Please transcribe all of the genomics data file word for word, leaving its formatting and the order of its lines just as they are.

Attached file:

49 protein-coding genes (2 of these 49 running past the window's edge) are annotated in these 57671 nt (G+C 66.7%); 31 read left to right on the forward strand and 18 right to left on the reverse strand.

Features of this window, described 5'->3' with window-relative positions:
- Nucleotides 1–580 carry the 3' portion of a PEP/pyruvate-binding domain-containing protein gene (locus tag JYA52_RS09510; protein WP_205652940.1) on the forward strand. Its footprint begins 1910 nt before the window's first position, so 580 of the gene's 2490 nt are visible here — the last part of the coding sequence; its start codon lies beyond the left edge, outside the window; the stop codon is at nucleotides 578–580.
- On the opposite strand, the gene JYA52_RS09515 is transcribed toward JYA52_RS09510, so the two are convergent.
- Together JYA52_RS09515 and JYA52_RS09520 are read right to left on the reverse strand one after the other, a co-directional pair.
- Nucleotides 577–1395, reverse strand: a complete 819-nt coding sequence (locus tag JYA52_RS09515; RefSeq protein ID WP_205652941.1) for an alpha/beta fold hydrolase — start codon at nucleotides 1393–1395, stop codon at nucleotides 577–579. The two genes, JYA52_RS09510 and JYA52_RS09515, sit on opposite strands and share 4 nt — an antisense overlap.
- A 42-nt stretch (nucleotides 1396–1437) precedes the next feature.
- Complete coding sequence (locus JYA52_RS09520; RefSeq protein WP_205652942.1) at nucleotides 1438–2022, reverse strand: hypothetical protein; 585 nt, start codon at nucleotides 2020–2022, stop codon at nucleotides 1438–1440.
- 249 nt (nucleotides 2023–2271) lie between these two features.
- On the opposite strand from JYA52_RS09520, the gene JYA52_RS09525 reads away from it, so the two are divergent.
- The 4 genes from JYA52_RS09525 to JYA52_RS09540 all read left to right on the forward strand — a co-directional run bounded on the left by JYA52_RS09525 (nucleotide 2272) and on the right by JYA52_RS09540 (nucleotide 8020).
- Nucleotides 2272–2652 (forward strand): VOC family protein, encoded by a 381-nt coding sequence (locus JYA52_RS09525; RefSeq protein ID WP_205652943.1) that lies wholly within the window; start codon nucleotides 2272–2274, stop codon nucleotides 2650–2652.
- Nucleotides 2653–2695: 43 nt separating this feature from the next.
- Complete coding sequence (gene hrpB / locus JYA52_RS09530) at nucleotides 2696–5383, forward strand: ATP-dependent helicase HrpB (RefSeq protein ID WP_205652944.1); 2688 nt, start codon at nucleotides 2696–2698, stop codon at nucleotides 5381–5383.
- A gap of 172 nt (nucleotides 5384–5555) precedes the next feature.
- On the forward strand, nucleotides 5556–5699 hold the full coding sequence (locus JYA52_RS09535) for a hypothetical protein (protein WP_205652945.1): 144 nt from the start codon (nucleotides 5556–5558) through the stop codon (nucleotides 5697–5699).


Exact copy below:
49 protein-coding genes (2 of these 49 running past the window's edge) are annotated in these 57671 nt (G+C 66.7%); 31 read left to right on the forward strand and 18 right to left on the reverse strand.

Features of this window, described 5'->3' with window-relative positions:
- Nucleotides 1–580 carry the 3' portion of a PEP/pyruvate-binding domain-containing protein gene (locus tag JYA52_RS09510; protein WP_205652940.1) on the forward strand. Its footprint begins 1910 nt before the window's first position, so 580 of the gene's 2490 nt are visible here — the last part of the coding sequence; its start codon lies beyond the left edge, outside the window; the stop codon is at nucleotides 578–580.
- On the opposite strand, the gene JYA52_RS09515 is transcribed toward JYA52_RS09510, so the two are convergent.
- Together JYA52_RS09515 and JYA52_RS09520 are read right to left on the reverse strand one after the other, a co-directional pair.
- Nucleotides 577–1395, reverse strand: a complete 819-nt coding sequence (locus tag JYA52_RS09515; RefSeq protein ID WP_205652941.1) for an alpha/beta fold hydrolase — start codon at nucleotides 1393–1395, stop codon at nucleotides 577–579. The two genes, JYA52_RS09510 and JYA52_RS09515, sit on opposite strands and share 4 nt — an antisense overlap.
- A 42-nt stretch (nucleotides 1396–1437) precedes the next feature.
- Complete coding sequence (locus JYA52_RS09520; RefSeq protein WP_205652942.1) at nucleotides 1438–2022, reverse strand: hypothetical protein; 585 nt, start codon at nucleotides 2020–2022, stop codon at nucleotides 1438–1440.
- 249 nt (nucleotides 2023–2271) lie between these two features.
- On the opposite strand from JYA52_RS09520, the gene JYA52_RS09525 reads away from it, so the two are divergent.
- The 4 genes from JYA52_RS09525 to JYA52_RS09540 all read left to right on the forward strand — a co-directional run bounded on the left by JYA52_RS09525 (nucleotide 2272) and on the right by JYA52_RS09540 (nucleotide 8020).
- Nucleotides 2272–2652 (forward strand): VOC family protein, encoded by a 381-nt coding sequence (locus JYA52_RS09525; RefSeq protein ID WP_205652943.1) that lies wholly within the window; start codon nucleotides 2272–2274, stop codon nucleotides 2650–2652.
- Nucleotides 2653–2695: 43 nt separating this feature from the next.
- Complete coding sequence (gene hrpB / locus JYA52_RS09530) at nucleotides 2696–5383, forward strand: ATP-dependent helicase HrpB (RefSeq protein ID WP_205652944.1); 2688 nt, start codon at nucleotides 2696–2698, stop codon at nucleotides 5381–5383.
- A gap of 172 nt (nucleotides 5384–5555) precedes the next feature.
- On the forward strand, nucleotides 5556–5699 hold the full coding sequence (locus JYA52_RS09535) for a hypothetical protein (protein WP_205652945.1): 144 nt from the start codon (nucleotides 5556–5558) through the stop codon (nucleotides 5697–5699).